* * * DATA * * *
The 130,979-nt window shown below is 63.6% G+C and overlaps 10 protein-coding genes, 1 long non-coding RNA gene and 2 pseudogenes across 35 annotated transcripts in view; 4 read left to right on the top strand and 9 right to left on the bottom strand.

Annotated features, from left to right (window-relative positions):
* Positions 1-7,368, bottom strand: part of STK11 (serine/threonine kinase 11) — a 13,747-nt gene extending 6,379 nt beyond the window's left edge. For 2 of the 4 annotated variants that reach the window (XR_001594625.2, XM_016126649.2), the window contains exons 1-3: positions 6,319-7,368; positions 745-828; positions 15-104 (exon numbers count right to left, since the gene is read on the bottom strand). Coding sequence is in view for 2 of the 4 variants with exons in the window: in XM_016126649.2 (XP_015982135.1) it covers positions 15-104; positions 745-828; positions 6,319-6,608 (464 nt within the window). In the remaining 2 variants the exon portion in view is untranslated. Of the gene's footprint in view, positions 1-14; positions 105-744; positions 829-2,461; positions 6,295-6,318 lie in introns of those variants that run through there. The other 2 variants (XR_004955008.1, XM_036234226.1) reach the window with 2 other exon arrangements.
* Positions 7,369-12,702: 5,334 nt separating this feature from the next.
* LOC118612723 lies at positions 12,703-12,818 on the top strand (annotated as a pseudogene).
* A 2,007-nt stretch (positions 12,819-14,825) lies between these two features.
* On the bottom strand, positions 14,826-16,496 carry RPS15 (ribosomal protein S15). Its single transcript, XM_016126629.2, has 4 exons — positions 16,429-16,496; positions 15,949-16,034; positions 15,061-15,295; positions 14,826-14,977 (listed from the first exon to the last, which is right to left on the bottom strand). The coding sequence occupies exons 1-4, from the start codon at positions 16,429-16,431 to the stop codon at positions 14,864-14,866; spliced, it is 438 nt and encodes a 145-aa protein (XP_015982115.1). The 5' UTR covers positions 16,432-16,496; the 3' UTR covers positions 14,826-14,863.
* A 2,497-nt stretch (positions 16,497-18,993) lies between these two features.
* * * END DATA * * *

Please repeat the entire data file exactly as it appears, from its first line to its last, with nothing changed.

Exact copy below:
The 130,979-nt window shown below is 63.6% G+C and overlaps 10 protein-coding genes, 1 long non-coding RNA gene and 2 pseudogenes across 35 annotated transcripts in view; 4 read left to right on the top strand and 9 right to left on the bottom strand.

Annotated features, from left to right (window-relative positions):
* Positions 1-7,368, bottom strand: part of STK11 (serine/threonine kinase 11) — a 13,747-nt gene extending 6,379 nt beyond the window's left edge. For 2 of the 4 annotated variants that reach the window (XR_001594625.2, XM_016126649.2), the window contains exons 1-3: positions 6,319-7,368; positions 745-828; positions 15-104 (exon numbers count right to left, since the gene is read on the bottom strand). Coding sequence is in view for 2 of the 4 variants with exons in the window: in XM_016126649.2 (XP_015982135.1) it covers positions 15-104; positions 745-828; positions 6,319-6,608 (464 nt within the window). In the remaining 2 variants the exon portion in view is untranslated. Of the gene's footprint in view, positions 1-14; positions 105-744; positions 829-2,461; positions 6,295-6,318 lie in introns of those variants that run through there. The other 2 variants (XR_004955008.1, XM_036234226.1) reach the window with 2 other exon arrangements.
* Positions 7,369-12,702: 5,334 nt separating this feature from the next.
* LOC118612723 lies at positions 12,703-12,818 on the top strand (annotated as a pseudogene).
* A 2,007-nt stretch (positions 12,819-14,825) lies between these two features.
* On the bottom strand, positions 14,826-16,496 carry RPS15 (ribosomal protein S15). Its single transcript, XM_016126629.2, has 4 exons — positions 16,429-16,496; positions 15,949-16,034; positions 15,061-15,295; positions 14,826-14,977 (listed from the first exon to the last, which is right to left on the bottom strand). The coding sequence occupies exons 1-4, from the start codon at positions 16,429-16,431 to the stop codon at positions 14,864-14,866; spliced, it is 438 nt and encodes a 145-aa protein (XP_015982115.1). The 5' UTR covers positions 16,432-16,496; the 3' UTR covers positions 14,826-14,863.
* A 2,497-nt stretch (positions 16,497-18,993) lies between these two features.